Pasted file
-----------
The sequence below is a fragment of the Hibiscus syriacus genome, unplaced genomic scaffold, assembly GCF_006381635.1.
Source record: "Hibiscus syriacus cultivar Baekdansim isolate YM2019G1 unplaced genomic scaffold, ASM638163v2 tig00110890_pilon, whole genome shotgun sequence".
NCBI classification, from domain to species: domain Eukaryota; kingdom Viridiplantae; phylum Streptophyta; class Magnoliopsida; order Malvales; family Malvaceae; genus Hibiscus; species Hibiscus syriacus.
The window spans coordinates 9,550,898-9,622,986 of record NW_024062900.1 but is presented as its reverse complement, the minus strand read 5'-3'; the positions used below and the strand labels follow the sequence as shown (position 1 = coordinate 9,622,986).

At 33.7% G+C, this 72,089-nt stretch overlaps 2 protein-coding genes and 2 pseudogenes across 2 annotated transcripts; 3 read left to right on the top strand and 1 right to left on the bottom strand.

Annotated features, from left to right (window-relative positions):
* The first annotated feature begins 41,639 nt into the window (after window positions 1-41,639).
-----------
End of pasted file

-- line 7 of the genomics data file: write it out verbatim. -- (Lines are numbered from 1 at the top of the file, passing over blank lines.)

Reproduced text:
* The first annotated feature begins 41,639 nt into the window (after window positions 1-41,639).